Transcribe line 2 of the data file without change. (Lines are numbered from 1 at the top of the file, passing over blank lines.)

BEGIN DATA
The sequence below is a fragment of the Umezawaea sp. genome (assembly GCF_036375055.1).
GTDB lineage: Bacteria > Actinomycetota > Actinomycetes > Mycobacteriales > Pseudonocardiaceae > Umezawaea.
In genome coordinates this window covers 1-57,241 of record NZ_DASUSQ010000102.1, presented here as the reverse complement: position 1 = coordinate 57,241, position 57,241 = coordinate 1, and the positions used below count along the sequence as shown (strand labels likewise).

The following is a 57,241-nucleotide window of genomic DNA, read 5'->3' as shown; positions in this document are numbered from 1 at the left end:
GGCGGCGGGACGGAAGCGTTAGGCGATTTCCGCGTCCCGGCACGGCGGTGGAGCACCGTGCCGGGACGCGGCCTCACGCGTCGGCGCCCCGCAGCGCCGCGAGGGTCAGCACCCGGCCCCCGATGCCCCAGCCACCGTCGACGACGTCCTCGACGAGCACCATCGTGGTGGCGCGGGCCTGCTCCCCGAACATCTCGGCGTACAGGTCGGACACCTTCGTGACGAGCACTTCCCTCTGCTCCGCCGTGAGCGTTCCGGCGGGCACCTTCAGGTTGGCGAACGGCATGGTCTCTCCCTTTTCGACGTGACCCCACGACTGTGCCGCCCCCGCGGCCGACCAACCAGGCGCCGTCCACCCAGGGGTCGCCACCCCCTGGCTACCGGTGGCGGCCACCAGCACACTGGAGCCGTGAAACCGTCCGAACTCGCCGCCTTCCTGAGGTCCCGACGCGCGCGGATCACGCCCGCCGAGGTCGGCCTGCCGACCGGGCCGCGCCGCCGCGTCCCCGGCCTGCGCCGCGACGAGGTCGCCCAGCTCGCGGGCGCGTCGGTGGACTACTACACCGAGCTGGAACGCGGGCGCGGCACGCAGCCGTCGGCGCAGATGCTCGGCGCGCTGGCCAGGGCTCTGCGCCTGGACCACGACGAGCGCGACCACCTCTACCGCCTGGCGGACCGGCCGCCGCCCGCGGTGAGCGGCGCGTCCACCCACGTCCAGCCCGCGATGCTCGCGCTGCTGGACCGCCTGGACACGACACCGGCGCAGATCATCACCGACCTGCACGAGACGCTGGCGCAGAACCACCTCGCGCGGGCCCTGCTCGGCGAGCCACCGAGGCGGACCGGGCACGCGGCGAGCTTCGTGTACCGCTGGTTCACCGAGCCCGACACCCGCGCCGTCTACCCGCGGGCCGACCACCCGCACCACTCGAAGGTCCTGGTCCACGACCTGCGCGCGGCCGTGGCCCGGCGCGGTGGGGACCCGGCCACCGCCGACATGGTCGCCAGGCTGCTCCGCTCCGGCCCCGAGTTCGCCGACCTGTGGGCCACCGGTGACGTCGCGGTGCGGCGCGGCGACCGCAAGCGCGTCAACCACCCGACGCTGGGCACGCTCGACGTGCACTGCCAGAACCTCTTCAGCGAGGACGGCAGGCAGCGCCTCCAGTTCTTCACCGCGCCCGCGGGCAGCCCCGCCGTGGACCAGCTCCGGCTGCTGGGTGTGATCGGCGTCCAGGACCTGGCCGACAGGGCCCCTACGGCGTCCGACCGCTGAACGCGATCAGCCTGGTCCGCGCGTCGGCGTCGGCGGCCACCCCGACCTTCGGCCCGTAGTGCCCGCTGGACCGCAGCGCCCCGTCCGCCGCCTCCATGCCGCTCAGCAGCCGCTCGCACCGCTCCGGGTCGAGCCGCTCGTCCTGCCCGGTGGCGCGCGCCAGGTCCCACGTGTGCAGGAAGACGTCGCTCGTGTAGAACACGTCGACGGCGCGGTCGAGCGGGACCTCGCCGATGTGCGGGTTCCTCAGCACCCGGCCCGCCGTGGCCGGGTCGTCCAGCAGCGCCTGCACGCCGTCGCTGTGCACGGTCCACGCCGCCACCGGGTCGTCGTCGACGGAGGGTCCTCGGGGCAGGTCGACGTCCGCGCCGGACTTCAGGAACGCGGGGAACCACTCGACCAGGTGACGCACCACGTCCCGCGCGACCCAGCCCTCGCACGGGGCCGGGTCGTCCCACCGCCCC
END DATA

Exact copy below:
GTDB lineage: Bacteria > Actinomycetota > Actinomycetes > Mycobacteriales > Pseudonocardiaceae > Umezawaea.